AP Calculus BC

Course Description: AP Calculus AB is roughly equivalent to a first semester college calculus course devoted to topics in differential and integral calculus. The AP course covers topics in these areas, including concepts and skills of limits, derivatives, de nite integrals, and the Fundamental Theorem of Calculus. The course teaches students  to approach calculus concepts and problems when they are represented graphically, numerically, analytically, and verbally, and to make connections amongst these representations.  Students learn how to use technology to help solve problems, experiment, interpret results, and support conclusions.

Prerequisites: Before studying calculus, all students should complete four years of secondary mathematics designed for college-bound students: courses in which they study algebra, geometry, trigonometry, analytic geometry, and elementary functions. These functions include linear, polynomial, rational, exponential, logarithmic, trigonometric, inverse trigonometric, and piecewise-de ned functions. In particular, before studying calculus, students must be familiar with the properties of functions, the algebra of functions, and the graphs of functions. Students must also understand the language of functions (domain and range, odd and even, periodic, symmetry, zeroes, intercepts, and so on) and know the values of the trigonometric functions at the numbers 0, ?/6, ?/4, ?/3, ?/2, and their multiples.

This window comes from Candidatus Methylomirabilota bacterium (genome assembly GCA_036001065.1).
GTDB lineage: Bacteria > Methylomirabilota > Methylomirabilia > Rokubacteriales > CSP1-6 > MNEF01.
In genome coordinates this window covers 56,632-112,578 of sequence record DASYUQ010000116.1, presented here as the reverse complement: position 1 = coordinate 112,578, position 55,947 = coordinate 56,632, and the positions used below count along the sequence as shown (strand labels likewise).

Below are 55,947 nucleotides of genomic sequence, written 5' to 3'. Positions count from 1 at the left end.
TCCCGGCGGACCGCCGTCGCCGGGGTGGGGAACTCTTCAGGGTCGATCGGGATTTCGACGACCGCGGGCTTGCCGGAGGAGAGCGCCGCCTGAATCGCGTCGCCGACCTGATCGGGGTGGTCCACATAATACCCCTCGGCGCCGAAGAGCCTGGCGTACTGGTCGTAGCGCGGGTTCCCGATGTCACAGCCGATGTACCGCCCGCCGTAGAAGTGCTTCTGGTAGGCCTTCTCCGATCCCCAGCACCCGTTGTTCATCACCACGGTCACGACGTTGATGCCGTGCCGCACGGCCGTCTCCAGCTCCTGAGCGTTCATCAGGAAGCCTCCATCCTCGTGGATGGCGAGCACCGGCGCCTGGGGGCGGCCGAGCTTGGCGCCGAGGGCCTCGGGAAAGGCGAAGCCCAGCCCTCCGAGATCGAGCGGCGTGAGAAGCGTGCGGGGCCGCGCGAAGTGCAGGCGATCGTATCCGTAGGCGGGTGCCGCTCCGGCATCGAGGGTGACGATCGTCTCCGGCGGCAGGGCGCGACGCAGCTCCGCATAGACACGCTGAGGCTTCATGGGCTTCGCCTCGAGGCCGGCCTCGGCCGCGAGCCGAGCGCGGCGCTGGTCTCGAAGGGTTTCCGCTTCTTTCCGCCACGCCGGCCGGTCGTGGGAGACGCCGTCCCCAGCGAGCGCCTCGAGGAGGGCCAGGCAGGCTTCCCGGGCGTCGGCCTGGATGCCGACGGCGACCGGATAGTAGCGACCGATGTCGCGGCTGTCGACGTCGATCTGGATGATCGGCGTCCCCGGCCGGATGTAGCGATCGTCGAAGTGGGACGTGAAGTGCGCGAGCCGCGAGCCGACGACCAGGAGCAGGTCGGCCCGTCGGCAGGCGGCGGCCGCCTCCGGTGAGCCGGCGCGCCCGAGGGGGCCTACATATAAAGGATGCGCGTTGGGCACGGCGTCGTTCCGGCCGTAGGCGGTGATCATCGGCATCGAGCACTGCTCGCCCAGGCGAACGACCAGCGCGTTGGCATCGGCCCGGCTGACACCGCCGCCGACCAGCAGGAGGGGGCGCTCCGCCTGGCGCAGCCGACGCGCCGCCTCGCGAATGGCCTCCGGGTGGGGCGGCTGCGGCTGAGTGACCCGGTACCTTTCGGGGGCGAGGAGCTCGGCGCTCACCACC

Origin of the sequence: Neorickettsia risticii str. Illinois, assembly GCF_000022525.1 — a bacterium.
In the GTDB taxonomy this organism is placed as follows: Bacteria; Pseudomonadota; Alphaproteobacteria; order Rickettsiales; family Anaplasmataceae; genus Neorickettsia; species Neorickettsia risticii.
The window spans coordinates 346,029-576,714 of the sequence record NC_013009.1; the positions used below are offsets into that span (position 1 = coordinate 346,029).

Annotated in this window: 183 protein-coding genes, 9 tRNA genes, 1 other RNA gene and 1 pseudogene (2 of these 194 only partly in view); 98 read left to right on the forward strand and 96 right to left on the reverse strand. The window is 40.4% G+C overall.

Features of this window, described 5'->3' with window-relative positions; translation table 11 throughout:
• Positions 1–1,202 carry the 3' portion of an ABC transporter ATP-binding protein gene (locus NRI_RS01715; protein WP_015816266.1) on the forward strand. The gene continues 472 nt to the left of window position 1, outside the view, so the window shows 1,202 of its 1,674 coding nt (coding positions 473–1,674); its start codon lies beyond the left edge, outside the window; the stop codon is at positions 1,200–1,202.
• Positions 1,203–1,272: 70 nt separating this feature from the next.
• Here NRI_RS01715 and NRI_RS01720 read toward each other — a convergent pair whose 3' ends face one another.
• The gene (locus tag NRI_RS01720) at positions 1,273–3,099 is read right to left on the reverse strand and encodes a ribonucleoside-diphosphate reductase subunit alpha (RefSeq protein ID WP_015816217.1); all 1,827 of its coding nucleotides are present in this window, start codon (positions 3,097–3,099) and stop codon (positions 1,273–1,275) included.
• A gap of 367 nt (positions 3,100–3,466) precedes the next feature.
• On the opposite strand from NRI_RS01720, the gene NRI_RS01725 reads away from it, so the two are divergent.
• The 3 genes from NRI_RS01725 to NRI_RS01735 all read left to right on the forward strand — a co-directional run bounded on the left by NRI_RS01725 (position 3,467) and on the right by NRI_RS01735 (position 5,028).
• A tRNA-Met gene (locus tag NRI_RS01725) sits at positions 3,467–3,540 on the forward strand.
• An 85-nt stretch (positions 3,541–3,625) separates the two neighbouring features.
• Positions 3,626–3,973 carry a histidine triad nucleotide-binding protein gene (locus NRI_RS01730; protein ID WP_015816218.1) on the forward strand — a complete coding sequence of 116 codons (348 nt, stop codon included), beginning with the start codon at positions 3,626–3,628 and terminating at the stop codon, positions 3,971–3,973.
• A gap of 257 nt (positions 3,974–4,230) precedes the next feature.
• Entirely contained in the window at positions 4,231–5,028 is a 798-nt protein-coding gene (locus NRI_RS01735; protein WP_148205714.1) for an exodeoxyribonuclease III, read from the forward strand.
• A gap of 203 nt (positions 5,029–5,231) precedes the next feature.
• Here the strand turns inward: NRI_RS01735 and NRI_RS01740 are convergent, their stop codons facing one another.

Statistics

Course Description: The AP Statistics course is equivalent to a one-semester, introductory, non-calculus-based college course in statistics. The course introduces students to the major concepts and tools for collecting, analyzing, and drawing conclusions from data. There are four themes in the AP Statistics course: exploring data, sampling and experimentation, anticipating patterns, and statistical inference. Students use technology, investigations, problem solving, and writing as they build conceptual understanding.